This Star Wars: The Clone Wars review contains spoilers.
Star Wars: The Clone Wars Season 7 Episode 9
Near the middle of the cinematic first episode of the Siege of Mandalore arc, Ahsoka Tano surveys the clones who have been loyal to her throughout the Clone Wars. Captain Rex and his team have painted their helmets orange, the uneven paint job clearly different from their Republic-issued rank colors. It’s a moving scene, Rex’s long devotion to his sibling-in-arms Ahsoka physically evident in such a permanent way. It’s also dystopian, slaves custom-ordered for war tethering themselves to a child soldier as the whole ship starts to go down. It works well on both levels, as does the whole episode.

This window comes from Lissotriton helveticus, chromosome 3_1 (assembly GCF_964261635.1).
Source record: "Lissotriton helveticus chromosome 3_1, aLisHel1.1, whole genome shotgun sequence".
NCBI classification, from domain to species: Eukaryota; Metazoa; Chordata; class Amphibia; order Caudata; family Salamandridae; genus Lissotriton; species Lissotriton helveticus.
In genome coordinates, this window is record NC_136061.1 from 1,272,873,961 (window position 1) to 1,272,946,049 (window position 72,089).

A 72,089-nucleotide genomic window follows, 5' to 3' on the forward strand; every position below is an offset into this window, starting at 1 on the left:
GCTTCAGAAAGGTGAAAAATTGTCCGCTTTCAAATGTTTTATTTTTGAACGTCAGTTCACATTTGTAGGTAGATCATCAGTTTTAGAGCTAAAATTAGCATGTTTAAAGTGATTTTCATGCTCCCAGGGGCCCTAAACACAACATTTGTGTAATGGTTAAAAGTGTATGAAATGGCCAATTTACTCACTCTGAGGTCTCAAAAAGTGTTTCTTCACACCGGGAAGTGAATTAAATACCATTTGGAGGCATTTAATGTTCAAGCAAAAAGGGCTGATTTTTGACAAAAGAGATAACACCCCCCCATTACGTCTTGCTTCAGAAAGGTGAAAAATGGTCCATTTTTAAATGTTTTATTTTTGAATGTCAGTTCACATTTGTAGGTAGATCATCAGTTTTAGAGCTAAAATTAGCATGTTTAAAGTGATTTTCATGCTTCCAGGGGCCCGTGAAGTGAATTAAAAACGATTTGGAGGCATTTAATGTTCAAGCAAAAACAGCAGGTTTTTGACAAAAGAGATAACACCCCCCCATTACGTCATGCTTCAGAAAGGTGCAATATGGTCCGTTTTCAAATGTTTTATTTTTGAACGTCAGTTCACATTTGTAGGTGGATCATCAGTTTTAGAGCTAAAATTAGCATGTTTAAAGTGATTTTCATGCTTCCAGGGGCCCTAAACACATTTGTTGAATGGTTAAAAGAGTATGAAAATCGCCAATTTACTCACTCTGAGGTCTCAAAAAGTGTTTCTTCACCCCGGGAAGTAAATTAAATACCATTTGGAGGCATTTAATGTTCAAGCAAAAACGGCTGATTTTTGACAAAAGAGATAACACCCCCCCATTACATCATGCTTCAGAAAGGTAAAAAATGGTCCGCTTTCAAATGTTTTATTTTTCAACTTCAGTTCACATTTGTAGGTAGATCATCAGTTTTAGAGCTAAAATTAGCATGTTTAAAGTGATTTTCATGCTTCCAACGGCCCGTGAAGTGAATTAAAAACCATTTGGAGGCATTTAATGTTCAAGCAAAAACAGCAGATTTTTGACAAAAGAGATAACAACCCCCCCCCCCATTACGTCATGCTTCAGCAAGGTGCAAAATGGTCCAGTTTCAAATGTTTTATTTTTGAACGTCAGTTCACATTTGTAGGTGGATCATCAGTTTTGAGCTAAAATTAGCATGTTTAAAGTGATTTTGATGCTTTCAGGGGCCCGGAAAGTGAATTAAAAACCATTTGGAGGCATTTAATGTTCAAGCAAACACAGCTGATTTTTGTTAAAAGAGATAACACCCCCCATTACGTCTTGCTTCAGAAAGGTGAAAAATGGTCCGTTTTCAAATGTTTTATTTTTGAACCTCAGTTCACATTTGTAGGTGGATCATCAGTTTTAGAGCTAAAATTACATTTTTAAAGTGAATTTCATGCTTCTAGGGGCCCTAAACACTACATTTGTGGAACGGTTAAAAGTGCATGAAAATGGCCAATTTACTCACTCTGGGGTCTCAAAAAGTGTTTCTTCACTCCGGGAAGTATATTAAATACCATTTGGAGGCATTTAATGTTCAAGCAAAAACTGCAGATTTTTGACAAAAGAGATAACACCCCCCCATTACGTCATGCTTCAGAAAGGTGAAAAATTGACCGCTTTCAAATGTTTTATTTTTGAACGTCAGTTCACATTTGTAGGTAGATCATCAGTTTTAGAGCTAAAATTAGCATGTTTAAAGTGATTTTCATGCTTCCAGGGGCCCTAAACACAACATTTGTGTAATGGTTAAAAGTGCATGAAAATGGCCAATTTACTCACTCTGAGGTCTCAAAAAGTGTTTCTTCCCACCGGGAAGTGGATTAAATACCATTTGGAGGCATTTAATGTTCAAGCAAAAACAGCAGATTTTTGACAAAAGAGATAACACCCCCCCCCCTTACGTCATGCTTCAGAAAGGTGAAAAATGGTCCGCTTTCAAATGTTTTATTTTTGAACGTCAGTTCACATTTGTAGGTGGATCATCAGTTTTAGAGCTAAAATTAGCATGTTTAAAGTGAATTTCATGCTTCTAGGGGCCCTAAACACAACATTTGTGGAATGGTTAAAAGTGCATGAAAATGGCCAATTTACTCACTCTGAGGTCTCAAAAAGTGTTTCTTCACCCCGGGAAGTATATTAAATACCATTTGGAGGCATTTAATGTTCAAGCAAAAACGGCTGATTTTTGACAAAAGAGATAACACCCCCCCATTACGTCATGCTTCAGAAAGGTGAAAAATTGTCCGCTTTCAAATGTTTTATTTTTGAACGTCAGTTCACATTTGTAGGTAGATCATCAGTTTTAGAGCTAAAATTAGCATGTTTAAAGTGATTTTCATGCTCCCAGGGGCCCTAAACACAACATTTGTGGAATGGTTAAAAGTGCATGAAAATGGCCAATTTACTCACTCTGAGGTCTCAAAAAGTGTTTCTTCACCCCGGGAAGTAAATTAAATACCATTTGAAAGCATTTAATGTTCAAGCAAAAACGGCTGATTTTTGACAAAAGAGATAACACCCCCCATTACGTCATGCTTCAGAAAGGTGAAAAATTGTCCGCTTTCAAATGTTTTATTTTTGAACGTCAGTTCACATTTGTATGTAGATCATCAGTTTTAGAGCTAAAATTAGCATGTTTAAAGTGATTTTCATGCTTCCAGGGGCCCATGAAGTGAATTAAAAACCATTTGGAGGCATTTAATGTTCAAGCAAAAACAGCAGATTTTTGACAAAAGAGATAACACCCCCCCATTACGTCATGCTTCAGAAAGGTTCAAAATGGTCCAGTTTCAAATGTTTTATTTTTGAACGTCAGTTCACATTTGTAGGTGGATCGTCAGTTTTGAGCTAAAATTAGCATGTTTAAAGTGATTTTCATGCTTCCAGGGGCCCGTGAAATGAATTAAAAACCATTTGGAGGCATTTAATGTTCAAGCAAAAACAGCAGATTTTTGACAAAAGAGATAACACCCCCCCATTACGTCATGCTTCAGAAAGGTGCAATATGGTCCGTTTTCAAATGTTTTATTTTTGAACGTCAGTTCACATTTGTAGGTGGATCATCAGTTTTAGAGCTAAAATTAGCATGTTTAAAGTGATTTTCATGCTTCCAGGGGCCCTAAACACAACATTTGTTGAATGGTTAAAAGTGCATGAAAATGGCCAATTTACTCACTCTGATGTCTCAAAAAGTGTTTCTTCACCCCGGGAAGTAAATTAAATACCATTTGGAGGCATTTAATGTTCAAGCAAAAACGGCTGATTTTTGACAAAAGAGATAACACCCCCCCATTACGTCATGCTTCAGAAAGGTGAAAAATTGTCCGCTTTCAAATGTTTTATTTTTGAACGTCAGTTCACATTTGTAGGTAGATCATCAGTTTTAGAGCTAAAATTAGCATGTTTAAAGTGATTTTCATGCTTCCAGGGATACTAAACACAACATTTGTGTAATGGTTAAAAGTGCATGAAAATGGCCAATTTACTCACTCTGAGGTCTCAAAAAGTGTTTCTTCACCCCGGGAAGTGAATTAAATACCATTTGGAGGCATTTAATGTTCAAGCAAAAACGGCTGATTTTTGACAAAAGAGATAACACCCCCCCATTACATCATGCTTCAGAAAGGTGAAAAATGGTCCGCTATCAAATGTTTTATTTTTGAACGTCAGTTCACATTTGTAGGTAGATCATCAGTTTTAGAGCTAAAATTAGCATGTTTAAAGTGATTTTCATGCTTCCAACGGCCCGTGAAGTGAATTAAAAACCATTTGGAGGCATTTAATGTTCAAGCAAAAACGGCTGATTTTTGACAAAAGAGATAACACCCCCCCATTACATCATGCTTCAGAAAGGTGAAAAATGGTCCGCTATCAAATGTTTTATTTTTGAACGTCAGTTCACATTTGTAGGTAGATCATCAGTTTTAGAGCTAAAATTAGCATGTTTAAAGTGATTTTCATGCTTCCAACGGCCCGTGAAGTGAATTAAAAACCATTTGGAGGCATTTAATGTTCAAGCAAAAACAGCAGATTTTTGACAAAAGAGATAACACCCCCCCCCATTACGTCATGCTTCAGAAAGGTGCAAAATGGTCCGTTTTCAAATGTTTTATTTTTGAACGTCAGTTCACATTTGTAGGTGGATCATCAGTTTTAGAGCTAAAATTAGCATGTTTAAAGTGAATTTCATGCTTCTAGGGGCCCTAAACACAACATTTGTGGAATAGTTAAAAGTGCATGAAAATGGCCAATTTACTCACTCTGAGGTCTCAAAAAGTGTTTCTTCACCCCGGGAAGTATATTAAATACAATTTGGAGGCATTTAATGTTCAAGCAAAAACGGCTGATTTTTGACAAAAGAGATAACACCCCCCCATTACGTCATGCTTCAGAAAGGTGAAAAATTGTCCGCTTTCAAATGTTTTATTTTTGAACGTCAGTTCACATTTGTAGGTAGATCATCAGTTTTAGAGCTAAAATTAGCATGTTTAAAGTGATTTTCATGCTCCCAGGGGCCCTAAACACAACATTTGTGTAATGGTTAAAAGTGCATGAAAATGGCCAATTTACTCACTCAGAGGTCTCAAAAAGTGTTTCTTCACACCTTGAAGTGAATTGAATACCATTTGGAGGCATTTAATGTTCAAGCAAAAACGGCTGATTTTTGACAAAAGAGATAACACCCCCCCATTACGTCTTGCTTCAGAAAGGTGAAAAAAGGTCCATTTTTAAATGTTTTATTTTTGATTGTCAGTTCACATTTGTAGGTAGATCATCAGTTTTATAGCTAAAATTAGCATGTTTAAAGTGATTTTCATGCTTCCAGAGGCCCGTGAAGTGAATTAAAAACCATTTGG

From the very beginning, the episode (and, from what I’ve heard, the entire four-parter) feels like a movie. The “Lucasfilm Limited Production” badge makes that impression aesthetically but could have come off as corny on its own. Instead, everything about the episode reinforces that tone. The lighting looks as crisp and bright as a live-action sky above California. The opening fight scene is wonderfully crowded with combatants, smoke, and debris. Other scenes literally match Revenge of the Sith in color and setting, establishing that this arc takes place at the same time as the last and best of the Prequel movies.
Part of what makes “Old Friends Not Forgotten” feel so mythic is the characterization. Here are Obi-Wan and Anakin as the quintessential Jedi heroes. As Matthew Stover writes in his excellent Episode III novelization, “Though this is the end of the age of heroes, it has saved its best for last.” The scene effectively re-introduces their dynamic. Obi-Wan is powerful and staid, while Anakin is powerful and unorthodox. They’re symbols of the Jedi as much as they are individual people, but both aspects are fleshed out through the dialogue and actions.